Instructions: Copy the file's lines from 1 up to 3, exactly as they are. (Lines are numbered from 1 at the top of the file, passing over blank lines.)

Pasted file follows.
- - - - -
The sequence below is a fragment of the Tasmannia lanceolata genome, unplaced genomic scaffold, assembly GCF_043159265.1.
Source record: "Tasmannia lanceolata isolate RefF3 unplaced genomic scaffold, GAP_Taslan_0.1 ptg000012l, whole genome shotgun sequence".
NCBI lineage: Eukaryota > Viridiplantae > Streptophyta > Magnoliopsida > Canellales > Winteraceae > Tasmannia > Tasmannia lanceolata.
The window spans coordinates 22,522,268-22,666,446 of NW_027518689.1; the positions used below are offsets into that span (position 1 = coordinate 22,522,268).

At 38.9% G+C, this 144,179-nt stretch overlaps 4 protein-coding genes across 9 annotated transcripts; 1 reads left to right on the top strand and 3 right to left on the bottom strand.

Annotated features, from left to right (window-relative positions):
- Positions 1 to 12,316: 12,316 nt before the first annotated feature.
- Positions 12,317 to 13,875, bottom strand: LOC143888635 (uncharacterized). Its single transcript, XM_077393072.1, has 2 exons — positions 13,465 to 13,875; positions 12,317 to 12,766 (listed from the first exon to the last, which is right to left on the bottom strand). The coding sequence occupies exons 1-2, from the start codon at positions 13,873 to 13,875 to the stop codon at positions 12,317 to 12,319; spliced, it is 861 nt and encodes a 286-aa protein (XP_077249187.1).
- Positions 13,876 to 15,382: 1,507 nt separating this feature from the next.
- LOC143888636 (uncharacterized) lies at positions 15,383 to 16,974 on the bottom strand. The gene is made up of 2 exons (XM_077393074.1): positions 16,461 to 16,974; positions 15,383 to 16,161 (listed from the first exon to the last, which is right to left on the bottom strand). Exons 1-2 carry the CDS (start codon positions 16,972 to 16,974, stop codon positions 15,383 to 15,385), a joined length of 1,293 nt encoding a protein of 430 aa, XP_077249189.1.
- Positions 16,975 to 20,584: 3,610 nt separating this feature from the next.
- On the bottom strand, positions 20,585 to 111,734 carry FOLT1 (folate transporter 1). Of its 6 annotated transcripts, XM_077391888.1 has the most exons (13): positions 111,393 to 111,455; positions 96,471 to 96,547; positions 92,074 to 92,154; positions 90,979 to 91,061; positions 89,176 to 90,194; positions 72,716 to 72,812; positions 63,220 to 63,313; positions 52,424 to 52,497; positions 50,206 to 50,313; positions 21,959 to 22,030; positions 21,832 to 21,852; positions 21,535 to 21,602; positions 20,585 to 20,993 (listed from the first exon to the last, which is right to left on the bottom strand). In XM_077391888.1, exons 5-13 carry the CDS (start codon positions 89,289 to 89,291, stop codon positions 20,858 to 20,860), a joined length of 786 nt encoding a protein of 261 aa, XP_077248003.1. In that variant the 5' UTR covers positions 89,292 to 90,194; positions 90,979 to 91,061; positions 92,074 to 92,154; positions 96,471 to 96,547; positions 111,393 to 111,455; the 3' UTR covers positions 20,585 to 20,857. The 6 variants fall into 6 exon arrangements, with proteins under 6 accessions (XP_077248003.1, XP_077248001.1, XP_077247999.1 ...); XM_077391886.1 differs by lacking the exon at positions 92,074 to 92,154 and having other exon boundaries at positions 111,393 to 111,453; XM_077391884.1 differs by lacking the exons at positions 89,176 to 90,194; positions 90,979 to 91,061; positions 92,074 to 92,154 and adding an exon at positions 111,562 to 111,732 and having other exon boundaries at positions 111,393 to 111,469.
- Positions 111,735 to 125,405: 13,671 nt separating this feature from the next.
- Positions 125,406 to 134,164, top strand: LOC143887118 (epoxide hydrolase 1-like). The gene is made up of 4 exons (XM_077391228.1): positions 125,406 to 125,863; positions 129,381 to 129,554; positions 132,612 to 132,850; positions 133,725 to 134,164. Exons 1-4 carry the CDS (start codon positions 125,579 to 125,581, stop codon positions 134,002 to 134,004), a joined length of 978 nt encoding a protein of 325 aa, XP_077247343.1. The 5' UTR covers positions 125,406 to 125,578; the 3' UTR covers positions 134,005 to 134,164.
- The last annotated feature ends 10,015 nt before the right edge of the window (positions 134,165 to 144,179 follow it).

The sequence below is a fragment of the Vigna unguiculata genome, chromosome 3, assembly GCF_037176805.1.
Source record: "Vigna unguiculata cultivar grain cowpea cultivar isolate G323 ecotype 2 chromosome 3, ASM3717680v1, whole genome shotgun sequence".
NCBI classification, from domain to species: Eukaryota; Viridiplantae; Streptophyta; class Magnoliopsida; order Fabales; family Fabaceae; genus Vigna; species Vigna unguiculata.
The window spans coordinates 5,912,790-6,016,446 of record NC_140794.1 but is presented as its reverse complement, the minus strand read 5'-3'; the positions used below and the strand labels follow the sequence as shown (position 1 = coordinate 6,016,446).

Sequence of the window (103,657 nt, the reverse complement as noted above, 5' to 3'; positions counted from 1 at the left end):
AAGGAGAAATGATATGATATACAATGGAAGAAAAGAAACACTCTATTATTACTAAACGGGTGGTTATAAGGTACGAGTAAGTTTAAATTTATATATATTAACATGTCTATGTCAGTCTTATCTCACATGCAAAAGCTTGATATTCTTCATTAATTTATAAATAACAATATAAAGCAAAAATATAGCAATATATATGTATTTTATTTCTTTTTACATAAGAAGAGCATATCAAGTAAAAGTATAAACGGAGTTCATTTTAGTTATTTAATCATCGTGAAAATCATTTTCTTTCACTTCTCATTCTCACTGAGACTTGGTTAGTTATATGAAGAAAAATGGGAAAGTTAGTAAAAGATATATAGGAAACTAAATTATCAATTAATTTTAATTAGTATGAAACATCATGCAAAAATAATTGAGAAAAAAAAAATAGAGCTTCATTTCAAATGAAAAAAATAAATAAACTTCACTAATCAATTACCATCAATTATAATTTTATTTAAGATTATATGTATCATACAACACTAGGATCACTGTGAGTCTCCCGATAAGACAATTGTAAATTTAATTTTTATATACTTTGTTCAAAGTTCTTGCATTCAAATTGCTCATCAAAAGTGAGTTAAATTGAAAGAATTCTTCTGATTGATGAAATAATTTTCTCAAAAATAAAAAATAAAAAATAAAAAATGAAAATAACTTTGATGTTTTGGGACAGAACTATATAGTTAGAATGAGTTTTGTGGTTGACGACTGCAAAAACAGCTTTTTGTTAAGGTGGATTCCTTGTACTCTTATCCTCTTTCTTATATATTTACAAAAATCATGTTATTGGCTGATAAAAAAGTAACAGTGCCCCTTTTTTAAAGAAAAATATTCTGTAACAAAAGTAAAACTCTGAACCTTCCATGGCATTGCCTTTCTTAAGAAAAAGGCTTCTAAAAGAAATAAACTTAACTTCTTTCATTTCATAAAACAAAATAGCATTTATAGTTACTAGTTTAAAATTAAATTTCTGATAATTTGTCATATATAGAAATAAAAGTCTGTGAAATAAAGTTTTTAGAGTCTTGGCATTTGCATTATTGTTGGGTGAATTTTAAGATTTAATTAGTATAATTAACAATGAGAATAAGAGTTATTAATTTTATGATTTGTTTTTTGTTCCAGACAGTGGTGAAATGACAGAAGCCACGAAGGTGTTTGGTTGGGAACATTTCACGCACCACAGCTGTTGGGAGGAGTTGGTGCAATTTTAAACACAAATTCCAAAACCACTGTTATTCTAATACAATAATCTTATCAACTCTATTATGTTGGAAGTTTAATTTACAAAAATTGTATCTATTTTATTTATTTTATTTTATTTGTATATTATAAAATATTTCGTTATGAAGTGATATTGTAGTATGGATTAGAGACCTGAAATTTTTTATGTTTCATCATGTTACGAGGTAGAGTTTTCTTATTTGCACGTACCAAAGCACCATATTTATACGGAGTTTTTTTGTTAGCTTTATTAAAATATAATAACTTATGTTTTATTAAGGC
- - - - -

The sequence below is a fragment of the Tasmannia lanceolata genome, unplaced genomic scaffold, assembly GCF_043159265.1.
Source record: "Tasmannia lanceolata isolate RefF3 unplaced genomic scaffold, GAP_Taslan_0.1 ptg000012l, whole genome shotgun sequence".
NCBI lineage: Eukaryota > Viridiplantae > Streptophyta > Magnoliopsida > Canellales > Winteraceae > Tasmannia > Tasmannia lanceolata.